The Semantic Range of the Article-Noun-Καί-Noun Plural Construction in the New Testament -- By: Daniel B. Wallace
GTJ 4:1 (Spr 83) p. 59
The Semantic Range of the
Article-Noun-Καί-Noun Plural Construction
in the New Testament
In this article the author seeks to demonstrate that the syntax of the article-noun-καί-noun plural construction has been largely misunderstood. It does notfit the Granville Sharp rule because the nouns are plural. Nor is its semantic range shut up to absolute distinction or absolute identity. After an exhaustive treatment of the construction in the NT, it is affirmed that there are three other semantic possibilities. A proper semantic grid helps in seeing possibilities in certain passages which have hitherto gone unnoticed and in omitting certain options (e.g., that “pastors” = “teachers” in Eph 4:11) which have been assumed true.
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In Eph 4:11 the apostle Paul tells his audience that the glorified Messiah has bestowed on the church gifted men. These men are described as “apostles, prophets, evangelists, pastors and teachers.” The construction in Greek is τοὺς μὲν ἀποστόλους, τοὺς δὲ προφήτας, τοὺς δὲ εὐαγγελιστάς, τοὺς δὲ ποιμένας καὶ διδασκάλους. Expositors have long noted that there is no article preceding διδασκάλους, which has raised the question: are the teachers to be identified with the pastors or are pastors and teachers two distinct groups? Grammatically speaking the question is: does the article before ποιμένας govern both ποιμένας, and διδασκάλους and if so, in what way (i.e., does it unite them loosely, make them identical, etc.)? Expositors have come down on both sides of the fence, though few have seriously investigated the syntax of the construction as a major key to the solution.1 This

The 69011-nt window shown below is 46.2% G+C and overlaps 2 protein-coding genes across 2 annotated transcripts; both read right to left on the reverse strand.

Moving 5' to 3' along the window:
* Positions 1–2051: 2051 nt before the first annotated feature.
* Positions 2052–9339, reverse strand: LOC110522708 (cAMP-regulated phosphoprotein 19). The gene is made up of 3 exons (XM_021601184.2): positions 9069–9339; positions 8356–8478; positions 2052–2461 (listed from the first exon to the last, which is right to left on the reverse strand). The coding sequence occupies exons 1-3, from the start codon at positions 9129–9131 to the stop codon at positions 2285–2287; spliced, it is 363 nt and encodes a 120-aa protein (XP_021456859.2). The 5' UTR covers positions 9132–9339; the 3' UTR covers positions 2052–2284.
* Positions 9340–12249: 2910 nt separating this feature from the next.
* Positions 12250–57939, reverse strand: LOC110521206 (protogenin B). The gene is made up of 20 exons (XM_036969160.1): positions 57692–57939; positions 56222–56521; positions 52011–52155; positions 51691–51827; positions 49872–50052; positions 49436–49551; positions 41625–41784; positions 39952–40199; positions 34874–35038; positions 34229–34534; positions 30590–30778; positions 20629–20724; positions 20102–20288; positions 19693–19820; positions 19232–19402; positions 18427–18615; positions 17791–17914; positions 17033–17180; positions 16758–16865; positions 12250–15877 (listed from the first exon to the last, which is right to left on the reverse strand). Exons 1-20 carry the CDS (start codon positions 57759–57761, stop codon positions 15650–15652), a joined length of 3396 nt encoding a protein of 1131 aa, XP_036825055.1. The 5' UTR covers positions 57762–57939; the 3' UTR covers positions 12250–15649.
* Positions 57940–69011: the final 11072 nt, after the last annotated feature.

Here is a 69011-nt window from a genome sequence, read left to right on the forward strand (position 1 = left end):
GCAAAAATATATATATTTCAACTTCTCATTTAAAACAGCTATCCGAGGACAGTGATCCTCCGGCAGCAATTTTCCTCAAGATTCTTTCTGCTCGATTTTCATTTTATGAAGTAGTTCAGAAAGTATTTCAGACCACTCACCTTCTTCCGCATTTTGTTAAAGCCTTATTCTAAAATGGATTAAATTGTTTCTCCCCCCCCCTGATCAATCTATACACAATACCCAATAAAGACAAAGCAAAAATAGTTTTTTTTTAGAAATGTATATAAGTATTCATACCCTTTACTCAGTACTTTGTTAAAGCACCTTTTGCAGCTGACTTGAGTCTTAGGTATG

GTJ 4:1 (Spr 83) p. 60
passage is perhaps the best known text in the NT which involves the article-noun-καί-noun plural construction. A proper understanding of the grammar involved may help to solve this exegetical and ecclesiological problem.
But Eph 4:11 is not the only debatable passage involving this construction. Just within Ephesians we may also note 1:1, which uses substantival adjectives (τοῖς α...
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